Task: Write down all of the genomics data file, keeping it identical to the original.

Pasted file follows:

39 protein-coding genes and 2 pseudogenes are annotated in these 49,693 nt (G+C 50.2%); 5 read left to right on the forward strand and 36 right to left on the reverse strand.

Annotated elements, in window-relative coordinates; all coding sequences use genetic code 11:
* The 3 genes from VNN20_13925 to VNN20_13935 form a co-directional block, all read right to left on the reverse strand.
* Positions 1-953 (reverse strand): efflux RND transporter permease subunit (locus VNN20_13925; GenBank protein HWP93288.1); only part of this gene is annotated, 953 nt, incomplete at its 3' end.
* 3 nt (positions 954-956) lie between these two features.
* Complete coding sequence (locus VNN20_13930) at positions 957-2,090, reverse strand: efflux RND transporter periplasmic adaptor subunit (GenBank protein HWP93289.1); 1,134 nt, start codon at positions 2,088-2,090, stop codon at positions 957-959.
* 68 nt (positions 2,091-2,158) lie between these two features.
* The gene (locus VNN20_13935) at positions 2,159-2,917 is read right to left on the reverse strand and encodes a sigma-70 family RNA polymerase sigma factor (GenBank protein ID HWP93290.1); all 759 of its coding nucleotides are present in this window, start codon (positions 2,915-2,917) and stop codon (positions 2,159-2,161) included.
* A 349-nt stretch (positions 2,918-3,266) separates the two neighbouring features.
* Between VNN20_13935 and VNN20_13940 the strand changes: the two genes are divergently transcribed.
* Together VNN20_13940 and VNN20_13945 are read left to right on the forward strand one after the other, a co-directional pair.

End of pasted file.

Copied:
39 protein-coding genes and 2 pseudogenes are annotated in these 49,693 nt (G+C 50.2%); 5 read left to right on the forward strand and 36 right to left on the reverse strand.

Annotated elements, in window-relative coordinates; all coding sequences use genetic code 11:
* The 3 genes from VNN20_13925 to VNN20_13935 form a co-directional block, all read right to left on the reverse strand.
* Positions 1-953 (reverse strand): efflux RND transporter permease subunit (locus VNN20_13925; GenBank protein HWP93288.1); only part of this gene is annotated, 953 nt, incomplete at its 3' end.
* 3 nt (positions 954-956) lie between these two features.
* Complete coding sequence (locus VNN20_13930) at positions 957-2,090, reverse strand: efflux RND transporter periplasmic adaptor subunit (GenBank protein HWP93289.1); 1,134 nt, start codon at positions 2,088-2,090, stop codon at positions 957-959.
* 68 nt (positions 2,091-2,158) lie between these two features.
* The gene (locus VNN20_13935) at positions 2,159-2,917 is read right to left on the reverse strand and encodes a sigma-70 family RNA polymerase sigma factor (GenBank protein ID HWP93290.1); all 759 of its coding nucleotides are present in this window, start codon (positions 2,915-2,917) and stop codon (positions 2,159-2,161) included.
* A 349-nt stretch (positions 2,918-3,266) separates the two neighbouring features.
* Between VNN20_13935 and VNN20_13940 the strand changes: the two genes are divergently transcribed.
* Together VNN20_13940 and VNN20_13945 are read left to right on the forward strand one after the other, a co-directional pair.